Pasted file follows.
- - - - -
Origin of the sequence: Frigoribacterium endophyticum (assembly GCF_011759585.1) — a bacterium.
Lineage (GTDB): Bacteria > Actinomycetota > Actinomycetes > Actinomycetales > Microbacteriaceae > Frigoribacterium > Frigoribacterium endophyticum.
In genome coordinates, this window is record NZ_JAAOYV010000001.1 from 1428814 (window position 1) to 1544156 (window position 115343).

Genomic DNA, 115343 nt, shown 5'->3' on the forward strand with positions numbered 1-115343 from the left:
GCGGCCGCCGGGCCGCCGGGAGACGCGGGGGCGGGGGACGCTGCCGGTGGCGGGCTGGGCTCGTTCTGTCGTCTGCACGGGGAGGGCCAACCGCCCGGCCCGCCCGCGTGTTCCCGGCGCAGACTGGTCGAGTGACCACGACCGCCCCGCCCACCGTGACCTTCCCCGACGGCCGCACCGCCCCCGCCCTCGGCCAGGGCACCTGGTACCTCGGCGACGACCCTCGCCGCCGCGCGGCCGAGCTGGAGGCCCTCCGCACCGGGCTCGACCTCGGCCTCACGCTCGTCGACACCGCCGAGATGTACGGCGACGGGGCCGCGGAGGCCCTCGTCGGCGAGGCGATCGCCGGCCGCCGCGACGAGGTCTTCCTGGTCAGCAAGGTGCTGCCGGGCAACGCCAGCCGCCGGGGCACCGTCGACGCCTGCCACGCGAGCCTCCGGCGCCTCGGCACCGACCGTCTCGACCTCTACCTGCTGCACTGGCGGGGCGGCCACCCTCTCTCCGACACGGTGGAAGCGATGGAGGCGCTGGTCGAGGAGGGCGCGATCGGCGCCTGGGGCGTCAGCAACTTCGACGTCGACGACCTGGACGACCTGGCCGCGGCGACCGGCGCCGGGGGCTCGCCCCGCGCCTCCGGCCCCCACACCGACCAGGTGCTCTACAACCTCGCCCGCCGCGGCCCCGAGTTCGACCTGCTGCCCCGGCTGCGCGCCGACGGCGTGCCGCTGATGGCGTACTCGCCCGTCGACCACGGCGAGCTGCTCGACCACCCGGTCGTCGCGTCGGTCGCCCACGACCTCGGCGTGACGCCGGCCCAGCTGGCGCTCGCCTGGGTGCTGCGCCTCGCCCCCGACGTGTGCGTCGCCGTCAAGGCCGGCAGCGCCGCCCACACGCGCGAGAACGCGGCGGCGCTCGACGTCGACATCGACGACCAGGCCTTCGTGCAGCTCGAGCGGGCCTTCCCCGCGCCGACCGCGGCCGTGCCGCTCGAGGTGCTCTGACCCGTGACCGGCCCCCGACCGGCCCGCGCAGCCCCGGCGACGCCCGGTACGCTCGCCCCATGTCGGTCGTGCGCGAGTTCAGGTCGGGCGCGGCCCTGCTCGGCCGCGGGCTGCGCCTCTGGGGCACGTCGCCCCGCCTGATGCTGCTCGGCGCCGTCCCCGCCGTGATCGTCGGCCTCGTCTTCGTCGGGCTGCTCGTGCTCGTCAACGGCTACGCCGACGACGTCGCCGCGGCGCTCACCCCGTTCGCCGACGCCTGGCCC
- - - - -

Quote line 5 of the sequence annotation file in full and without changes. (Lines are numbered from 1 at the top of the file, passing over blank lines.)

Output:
GCGGCCGCCGGGCCGCCGGGAGACGCGGGGGCGGGGGACGCTGCCGGTGGCGGGCTGGGCTCGTTCTGTCGTCTGCACGGGGAGGGCCAACCGCCCGGCCCGCCCGCGTGTTCCCGGCGCAGACTGGTCGAGTGACCACGACCGCCCCGCCCACCGTGACCTTCCCCGACGGCCGCACCGCCCCCGCCCTCGGCCAGGGCACCTGGTACCTCGGCGACGACCCTCGCCGCCGCGCGGCCGAGCTGGAGGCCCTCCGCACCGGGCTCGACCTCGGCCTCACGCTCGTCGACACCGCCGAGATGTACGGCGACGGGGCCGCGGAGGCCCTCGTCGGCGAGGCGATCGCCGGCCGCCGCGACGAGGTCTTCCTGGTCAGCAAGGTGCTGCCGGGCAACGCCAGCCGCCGGGGCACCGTCGACGCCTGCCACGCGAGCCTCCGGCGCCTCGGCACCGACCGTCTCGACCTCTACCTGCTGCACTGGCGGGGCGGCCACCCTCTCTCCGACACGGTGGAAGCGATGGAGGCGCTGGTCGAGGAGGGCGCGATCGGCGCCTGGGGCGTCAGCAACTTCGACGTCGACGACCTGGACGACCTGGCCGCGGCGACCGGCGCCGGGGGCTCGCCCCGCGCCTCCGGCCCCCACACCGACCAGGTGCTCTACAACCTCGCCCGCCGCGGCCCCGAGTTCGACCTGCTGCCCCGGCTGCGCGCCGACGGCGTGCCGCTGATGGCGTACTCGCCCGTCGACCACGGCGAGCTGCTCGACCACCCGGTCGTCGCGTCGGTCGCCCACGACCTCGGCGTGACGCCGGCCCAGCTGGCGCTCGCCTGGGTGCTGCGCCTCGCCCCCGACGTGTGCGTCGCCGTCAAGGCCGGCAGCGCCGCCCACACGCGCGAGAACGCGGCGGCGCTCGACGTCGACATCGACGACCAGGCCTTCGTGCAGCTCGAGCGGGCCTTCCCCGCGCCGACCGCGGCCGTGCCGCTCGAGGTGCTCTGACCCGTGACCGGCCCCCGACCGGCCCGCGCAGCCCCGGCGACGCCCGGTACGCTCGCCCCATGTCGGTCGTGCGCGAGTTCAGGTCGGGCGCGGCCCTGCTCGGCCGCGGGCTGCGCCTCTGGGGCACGTCGCCCCGCCTGATGCTGCTCGGCGCCGTCCCCGCCGTGATCGTCGGCCTCGTCTTCGTCGGGCTGCTCGTGCTCGTCAACGGCTACGCCGACGACGTCGCCGCGGCGCTCACCCCGTTCGCCGACGCCTGGCCC